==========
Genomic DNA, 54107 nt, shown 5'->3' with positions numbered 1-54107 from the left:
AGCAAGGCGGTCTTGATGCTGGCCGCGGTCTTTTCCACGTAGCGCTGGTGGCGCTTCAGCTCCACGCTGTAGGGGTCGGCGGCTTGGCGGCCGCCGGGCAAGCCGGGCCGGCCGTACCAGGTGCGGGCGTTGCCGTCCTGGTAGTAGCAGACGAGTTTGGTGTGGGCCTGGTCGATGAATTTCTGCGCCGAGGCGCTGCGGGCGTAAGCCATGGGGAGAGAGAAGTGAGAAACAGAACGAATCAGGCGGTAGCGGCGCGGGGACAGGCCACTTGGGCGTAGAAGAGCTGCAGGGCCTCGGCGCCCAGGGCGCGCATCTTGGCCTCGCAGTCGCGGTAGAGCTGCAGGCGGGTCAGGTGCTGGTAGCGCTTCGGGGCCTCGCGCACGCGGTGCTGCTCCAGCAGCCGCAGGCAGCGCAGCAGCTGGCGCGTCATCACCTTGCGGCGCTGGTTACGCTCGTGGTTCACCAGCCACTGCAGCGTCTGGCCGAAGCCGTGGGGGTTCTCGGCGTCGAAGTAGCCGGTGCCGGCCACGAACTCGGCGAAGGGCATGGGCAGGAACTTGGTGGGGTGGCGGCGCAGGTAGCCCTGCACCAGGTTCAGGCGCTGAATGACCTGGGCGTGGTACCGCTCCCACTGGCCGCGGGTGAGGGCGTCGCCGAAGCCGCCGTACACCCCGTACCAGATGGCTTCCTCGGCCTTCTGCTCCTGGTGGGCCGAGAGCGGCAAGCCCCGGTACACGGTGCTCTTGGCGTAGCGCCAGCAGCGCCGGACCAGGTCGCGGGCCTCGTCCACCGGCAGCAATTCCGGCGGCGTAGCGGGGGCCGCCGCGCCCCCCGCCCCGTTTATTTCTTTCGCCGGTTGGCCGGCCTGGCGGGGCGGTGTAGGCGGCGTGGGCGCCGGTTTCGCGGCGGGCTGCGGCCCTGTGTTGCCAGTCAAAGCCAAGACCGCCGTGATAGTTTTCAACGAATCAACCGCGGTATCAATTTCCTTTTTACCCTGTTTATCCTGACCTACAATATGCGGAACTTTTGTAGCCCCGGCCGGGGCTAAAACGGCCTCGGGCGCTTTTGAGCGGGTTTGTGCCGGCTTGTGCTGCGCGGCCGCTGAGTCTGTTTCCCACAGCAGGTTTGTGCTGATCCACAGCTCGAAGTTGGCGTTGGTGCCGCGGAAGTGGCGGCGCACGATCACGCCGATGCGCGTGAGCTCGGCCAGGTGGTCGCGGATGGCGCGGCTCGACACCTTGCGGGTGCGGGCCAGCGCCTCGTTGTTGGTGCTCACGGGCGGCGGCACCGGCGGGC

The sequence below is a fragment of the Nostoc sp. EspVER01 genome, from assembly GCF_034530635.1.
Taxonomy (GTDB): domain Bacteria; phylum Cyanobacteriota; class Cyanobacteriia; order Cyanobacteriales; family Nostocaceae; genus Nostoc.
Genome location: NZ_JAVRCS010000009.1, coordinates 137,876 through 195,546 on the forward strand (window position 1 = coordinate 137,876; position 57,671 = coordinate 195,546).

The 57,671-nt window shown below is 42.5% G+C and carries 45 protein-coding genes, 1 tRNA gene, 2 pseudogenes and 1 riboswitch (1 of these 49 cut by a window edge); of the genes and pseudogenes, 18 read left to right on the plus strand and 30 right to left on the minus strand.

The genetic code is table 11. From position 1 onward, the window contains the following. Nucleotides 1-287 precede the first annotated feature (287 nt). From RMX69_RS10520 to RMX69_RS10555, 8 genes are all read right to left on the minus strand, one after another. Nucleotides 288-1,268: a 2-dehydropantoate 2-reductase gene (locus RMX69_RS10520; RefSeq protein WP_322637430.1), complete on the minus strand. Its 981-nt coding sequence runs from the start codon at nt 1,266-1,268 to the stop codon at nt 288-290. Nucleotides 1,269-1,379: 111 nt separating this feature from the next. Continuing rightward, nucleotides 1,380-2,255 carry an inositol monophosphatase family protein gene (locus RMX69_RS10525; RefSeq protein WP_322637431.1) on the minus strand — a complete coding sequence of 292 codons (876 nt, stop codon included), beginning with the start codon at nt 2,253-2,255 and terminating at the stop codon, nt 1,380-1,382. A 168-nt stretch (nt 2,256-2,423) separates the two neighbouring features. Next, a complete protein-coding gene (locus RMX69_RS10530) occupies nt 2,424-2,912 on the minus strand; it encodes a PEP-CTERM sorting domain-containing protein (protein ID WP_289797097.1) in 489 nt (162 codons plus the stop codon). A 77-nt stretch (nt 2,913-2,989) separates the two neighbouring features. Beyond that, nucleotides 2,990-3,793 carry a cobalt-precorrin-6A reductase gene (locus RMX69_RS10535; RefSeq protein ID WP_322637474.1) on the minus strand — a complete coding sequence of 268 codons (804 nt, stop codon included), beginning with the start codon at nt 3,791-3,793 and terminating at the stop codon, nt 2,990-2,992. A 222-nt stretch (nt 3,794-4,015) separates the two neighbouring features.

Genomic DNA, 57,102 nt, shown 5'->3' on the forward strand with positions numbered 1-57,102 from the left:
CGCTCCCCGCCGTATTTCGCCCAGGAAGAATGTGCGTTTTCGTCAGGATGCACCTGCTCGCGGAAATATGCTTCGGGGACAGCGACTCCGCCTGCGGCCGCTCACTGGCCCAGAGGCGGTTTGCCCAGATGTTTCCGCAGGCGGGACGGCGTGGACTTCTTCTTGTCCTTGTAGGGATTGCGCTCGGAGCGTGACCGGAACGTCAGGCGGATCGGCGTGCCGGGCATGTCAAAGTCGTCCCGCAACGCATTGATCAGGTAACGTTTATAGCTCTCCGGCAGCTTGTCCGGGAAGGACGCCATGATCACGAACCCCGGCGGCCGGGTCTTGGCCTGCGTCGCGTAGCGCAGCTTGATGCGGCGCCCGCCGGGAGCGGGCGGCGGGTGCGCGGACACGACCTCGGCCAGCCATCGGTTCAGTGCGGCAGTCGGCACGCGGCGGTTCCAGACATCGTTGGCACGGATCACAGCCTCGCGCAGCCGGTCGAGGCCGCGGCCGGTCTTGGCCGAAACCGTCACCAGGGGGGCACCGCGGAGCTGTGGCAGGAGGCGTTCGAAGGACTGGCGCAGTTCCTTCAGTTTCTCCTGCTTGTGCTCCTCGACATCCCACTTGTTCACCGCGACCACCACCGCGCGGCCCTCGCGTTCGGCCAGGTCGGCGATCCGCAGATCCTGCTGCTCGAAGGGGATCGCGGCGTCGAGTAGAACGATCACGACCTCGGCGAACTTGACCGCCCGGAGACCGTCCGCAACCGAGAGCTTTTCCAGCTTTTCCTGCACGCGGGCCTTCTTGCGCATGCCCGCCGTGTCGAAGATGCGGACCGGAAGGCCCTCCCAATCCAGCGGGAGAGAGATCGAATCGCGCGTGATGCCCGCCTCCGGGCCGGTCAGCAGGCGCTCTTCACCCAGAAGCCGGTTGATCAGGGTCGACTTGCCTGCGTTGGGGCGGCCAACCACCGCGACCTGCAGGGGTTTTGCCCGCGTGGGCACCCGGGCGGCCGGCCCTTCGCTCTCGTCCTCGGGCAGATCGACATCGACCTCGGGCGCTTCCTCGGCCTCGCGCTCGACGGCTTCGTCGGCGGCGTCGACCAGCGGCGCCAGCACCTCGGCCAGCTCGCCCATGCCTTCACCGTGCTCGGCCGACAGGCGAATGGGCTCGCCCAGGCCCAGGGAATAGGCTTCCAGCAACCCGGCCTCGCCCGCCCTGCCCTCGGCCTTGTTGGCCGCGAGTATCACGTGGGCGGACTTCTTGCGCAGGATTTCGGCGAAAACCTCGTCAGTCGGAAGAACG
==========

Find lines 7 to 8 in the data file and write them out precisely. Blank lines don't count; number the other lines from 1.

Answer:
The genetic code is table 11. From position 1 onward, the window contains the following. Nucleotides 1-287 precede the first annotated feature (287 nt). From RMX69_RS10520 to RMX69_RS10555, 8 genes are all read right to left on the minus strand, one after another. Nucleotides 288-1,268: a 2-dehydropantoate 2-reductase gene (locus RMX69_RS10520; RefSeq protein WP_322637430.1), complete on the minus strand. Its 981-nt coding sequence runs from the start codon at nt 1,266-1,268 to the stop codon at nt 288-290. Nucleotides 1,269-1,379: 111 nt separating this feature from the next. Continuing rightward, nucleotides 1,380-2,255 carry an inositol monophosphatase family protein gene (locus RMX69_RS10525; RefSeq protein WP_322637431.1) on the minus strand — a complete coding sequence of 292 codons (876 nt, stop codon included), beginning with the start codon at nt 2,253-2,255 and terminating at the stop codon, nt 1,380-1,382. A 168-nt stretch (nt 2,256-2,423) separates the two neighbouring features. Next, a complete protein-coding gene (locus RMX69_RS10530) occupies nt 2,424-2,912 on the minus strand; it encodes a PEP-CTERM sorting domain-containing protein (protein ID WP_289797097.1) in 489 nt (162 codons plus the stop codon). A 77-nt stretch (nt 2,913-2,989) separates the two neighbouring features. Beyond that, nucleotides 2,990-3,793 carry a cobalt-precorrin-6A reductase gene (locus RMX69_RS10535; RefSeq protein ID WP_322637474.1) on the minus strand — a complete coding sequence of 268 codons (804 nt, stop codon included), beginning with the start codon at nt 3,791-3,793 and terminating at the stop codon, nt 2,990-2,992. A 222-nt stretch (nt 3,794-4,015) separates the two neighbouring features.

Genomic DNA, 57,102 nt, shown 5'->3' on the forward strand with positions numbered 1-57,102 from the left: